It is not only their sporting prowess that I have studied. It is their depth of character, and very few have stood head and shoulders above the many.

One who does stand out to me is the Russian-born fighter Kostya Tszyu, who now makes his home in Australia. He is the undisputed super lightweight champion of the world and holds the WBC, WBA and IBF belts. One of the key and standout characteristics that I have noticed about him as a fighter and as a person is his coolness and his underlying calmness.

While other fighters, whom he has faced, have had a lot to say before each fight, he has made it his policy to be the one with the final word. This one attribute alone, to me, demonstrates character.

And as Muhammad Ali’s trainer stated, ‘A great fighter with character will beat a great fighter any time’.

Character is the defining quality.


When your back is up against the wall. When there doesn’t seem to be any way out and no possible means of escape. When the pressure is on and when the chips are down, remember the butterfly and the bumblebee.

Forge your future with the flexibility of the butterfly and the faith of the bumblebee

While ever there is breath in your body and while ever there is hope in your heart, hold on. You will find a way through, if not under, then over or even around whatever you are
facing at the time. There will always be a way and you will always find it if you simply decide that you will.

Problems have been given to us in our lifetime so that we can find solutions. Problems are the stuff that makes us strong and resilient. Without challenges, we would grow weak and insipid. It is only as pressure is put on a muscle that it develops strength. Problems are the gymnasium in which we can get our best workout as human beings. Those who avoid such exercise will always be weak in character. Those who accept the fact that life will always present us with challenges to overcome will grow strong in both character and integrity.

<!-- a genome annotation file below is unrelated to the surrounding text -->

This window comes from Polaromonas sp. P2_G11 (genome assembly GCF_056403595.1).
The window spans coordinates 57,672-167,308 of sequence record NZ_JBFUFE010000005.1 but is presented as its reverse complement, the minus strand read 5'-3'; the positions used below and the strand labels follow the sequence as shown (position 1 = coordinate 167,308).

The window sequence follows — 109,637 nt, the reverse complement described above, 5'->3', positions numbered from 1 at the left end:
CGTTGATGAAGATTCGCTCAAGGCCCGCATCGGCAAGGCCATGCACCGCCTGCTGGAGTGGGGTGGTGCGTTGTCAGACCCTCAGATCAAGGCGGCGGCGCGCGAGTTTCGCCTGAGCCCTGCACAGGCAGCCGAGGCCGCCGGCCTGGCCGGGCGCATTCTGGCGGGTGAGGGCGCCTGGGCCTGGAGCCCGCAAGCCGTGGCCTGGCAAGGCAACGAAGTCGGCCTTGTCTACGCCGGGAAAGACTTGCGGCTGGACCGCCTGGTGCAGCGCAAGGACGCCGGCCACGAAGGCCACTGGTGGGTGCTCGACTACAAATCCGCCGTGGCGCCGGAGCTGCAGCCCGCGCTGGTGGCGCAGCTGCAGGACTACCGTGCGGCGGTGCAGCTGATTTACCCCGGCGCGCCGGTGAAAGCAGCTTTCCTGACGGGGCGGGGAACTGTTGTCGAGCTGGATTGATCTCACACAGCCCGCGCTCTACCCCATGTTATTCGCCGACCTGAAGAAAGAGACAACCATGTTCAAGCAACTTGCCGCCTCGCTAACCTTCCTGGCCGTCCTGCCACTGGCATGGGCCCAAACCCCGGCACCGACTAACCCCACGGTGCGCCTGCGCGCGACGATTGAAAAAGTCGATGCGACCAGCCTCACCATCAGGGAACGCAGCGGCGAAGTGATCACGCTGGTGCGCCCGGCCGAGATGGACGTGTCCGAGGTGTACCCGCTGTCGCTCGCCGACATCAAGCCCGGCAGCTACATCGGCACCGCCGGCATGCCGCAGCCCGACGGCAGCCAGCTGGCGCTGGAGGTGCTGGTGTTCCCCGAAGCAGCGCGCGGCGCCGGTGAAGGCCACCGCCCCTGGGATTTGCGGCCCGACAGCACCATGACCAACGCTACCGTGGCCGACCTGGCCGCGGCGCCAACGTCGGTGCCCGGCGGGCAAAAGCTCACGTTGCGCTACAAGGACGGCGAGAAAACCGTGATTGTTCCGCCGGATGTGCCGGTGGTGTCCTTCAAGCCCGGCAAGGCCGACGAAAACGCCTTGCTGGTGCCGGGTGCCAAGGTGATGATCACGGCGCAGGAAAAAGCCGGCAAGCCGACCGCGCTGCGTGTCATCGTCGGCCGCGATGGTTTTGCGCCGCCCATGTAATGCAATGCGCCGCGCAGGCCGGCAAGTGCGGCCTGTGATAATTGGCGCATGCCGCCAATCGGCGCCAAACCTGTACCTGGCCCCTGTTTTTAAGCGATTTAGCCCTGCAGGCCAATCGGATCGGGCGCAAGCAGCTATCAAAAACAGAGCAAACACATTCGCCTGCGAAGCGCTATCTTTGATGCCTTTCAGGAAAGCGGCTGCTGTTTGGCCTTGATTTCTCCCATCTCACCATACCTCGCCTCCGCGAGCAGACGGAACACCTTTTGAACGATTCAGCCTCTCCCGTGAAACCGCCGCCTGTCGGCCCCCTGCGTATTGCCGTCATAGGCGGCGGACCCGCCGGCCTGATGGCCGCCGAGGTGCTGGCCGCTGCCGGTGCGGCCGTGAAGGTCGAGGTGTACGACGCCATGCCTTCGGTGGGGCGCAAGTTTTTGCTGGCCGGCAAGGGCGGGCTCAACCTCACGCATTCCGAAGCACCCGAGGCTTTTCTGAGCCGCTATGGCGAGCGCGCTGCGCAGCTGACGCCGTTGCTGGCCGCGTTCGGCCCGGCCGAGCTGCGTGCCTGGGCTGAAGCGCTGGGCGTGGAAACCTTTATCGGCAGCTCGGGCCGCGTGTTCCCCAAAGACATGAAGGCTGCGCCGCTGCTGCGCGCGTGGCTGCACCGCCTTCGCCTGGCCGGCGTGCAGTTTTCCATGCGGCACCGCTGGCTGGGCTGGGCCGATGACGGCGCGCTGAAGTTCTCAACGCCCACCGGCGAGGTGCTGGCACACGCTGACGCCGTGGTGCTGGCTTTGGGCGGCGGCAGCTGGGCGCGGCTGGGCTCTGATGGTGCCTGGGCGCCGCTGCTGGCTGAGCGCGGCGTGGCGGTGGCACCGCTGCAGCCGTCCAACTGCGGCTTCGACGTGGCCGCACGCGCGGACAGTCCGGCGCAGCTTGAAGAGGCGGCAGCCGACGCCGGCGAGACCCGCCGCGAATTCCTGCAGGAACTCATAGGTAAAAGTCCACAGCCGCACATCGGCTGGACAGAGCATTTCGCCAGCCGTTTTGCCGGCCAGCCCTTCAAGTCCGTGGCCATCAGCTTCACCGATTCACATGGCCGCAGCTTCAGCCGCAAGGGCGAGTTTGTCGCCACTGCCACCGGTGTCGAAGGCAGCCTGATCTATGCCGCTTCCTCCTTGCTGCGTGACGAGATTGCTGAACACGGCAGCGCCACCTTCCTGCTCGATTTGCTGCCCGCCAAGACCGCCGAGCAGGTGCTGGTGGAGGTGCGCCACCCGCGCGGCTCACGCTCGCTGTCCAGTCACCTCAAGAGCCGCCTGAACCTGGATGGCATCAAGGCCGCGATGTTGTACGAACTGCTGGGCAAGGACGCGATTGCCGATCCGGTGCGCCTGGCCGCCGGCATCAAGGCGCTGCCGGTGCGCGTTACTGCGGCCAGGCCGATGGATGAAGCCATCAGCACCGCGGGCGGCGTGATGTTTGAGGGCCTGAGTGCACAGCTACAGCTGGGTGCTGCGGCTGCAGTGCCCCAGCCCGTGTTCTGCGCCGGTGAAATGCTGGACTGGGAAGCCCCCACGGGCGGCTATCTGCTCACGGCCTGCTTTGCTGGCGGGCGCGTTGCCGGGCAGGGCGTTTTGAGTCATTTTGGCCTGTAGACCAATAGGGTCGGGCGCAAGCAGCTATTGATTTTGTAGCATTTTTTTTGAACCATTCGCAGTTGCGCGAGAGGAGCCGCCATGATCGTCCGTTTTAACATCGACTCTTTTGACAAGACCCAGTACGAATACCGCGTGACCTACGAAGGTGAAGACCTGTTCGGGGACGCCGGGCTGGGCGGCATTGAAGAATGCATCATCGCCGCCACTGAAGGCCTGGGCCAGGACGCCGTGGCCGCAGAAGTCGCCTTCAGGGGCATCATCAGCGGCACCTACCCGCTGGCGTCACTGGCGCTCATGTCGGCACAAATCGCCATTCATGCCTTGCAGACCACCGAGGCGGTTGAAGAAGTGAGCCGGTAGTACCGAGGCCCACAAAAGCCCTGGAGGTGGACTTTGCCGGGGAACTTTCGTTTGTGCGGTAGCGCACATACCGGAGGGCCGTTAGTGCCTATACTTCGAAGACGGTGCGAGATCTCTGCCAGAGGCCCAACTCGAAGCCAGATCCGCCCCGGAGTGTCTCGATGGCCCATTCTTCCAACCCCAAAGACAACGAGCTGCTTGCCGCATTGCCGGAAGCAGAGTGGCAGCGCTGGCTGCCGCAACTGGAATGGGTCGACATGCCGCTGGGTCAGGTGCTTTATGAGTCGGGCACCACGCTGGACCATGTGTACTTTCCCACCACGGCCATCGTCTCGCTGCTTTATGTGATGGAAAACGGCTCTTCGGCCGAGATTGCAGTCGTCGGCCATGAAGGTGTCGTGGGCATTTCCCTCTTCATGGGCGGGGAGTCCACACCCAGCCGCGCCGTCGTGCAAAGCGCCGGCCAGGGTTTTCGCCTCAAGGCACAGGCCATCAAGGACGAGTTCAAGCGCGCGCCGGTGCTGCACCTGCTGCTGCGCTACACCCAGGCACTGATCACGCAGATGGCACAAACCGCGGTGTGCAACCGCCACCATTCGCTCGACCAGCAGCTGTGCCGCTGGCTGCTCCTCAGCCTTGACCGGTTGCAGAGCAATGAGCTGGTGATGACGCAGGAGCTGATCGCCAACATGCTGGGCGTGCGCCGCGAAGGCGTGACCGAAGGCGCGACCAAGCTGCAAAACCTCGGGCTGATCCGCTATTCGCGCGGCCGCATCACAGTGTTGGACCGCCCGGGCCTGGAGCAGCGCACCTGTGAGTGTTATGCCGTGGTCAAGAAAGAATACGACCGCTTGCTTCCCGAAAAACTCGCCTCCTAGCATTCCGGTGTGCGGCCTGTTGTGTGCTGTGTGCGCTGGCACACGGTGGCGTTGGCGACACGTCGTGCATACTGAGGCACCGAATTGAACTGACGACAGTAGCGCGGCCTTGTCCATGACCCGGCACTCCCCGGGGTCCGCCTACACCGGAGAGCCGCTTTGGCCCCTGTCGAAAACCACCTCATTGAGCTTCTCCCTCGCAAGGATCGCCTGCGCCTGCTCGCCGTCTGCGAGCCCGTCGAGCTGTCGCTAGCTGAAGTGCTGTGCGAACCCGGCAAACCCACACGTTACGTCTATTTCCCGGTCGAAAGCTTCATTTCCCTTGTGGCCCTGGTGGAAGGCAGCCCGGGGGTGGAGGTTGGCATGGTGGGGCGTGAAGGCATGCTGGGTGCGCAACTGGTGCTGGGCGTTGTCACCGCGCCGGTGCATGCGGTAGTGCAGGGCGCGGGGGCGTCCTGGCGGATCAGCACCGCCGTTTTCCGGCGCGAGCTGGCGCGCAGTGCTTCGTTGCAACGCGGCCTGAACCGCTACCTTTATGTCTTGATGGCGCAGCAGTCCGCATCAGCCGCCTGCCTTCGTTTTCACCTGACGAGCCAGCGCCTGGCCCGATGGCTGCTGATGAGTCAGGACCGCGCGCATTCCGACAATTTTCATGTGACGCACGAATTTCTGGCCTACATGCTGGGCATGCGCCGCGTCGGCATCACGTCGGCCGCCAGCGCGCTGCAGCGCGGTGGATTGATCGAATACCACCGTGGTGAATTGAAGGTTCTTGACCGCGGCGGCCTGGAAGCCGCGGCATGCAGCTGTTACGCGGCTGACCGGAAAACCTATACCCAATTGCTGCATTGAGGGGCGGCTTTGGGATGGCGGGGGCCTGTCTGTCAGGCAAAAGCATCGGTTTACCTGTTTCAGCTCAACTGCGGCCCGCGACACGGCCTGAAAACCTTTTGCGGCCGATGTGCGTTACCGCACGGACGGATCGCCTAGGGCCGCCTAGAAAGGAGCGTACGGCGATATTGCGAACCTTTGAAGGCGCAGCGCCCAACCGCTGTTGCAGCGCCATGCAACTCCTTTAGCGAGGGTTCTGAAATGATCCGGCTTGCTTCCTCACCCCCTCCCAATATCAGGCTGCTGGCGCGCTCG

Remember that you are the butterfly and the bumblebee, always overcoming impossibility and always showing resilience in the face of ever changing circumstances.


Avoiding the punch, Tiger slipped in a pool of sweat that lay on the floor. His opponent, seeing opportunity to get him while he was vulnerable, leant over to bring down a powerful right cross. If it had connected it would have sent Tiger packing. However, as he leant over for a split second, he let his guard down and even while Tiger was starting to fall, he saw the opening. With the last vestige of strength left in his body, Tiger brought his right fist around and struck straight up into the air with such speed that when it hit the opponent’s jaw it dislodged his mouth- guard and knocked his head back as if a whip had just been cracked. While Tiger fell awkwardly to the ground his opponent staggered back, back, back until he hit the ropes and slid to the floor, like a slithering snake, unconscious.

For a second the crowd gasped because both fighters had fallen and they thought they had just witnessed a double knockout, but as they continued to look on, Tiger pulled himself to his feet. The crowd went wild. He had won.

There are many who will sit on the sidelines, but few who will dare to step onto the canvas and into the midst of the battle. It is in the ring where one is bloodied and bruised, but it is in the ring where the victor is applauded. I have never seen those in the crowd ever being applauded, have you? No, it is the participator. The contender for the crown is placed in a position where he or she can either win or lose, succeed or fail. Those who stay outside the ring will never get the chance to experience either. They live their lives in mediocrity with no applause, and with no shame, just plain ordinary. They will never win. They will never fail and therefore they will never be.

May the following statement be yours at the end of your days, for these are the words of the champion. ‘I fought. I am. I won.’

You are the butterfly and you are the bumblebee; champions of change and purveyors of possibility.

Motivational Memo: Forge your future with the flexibility of the butterfly and the faith of the bumblebee.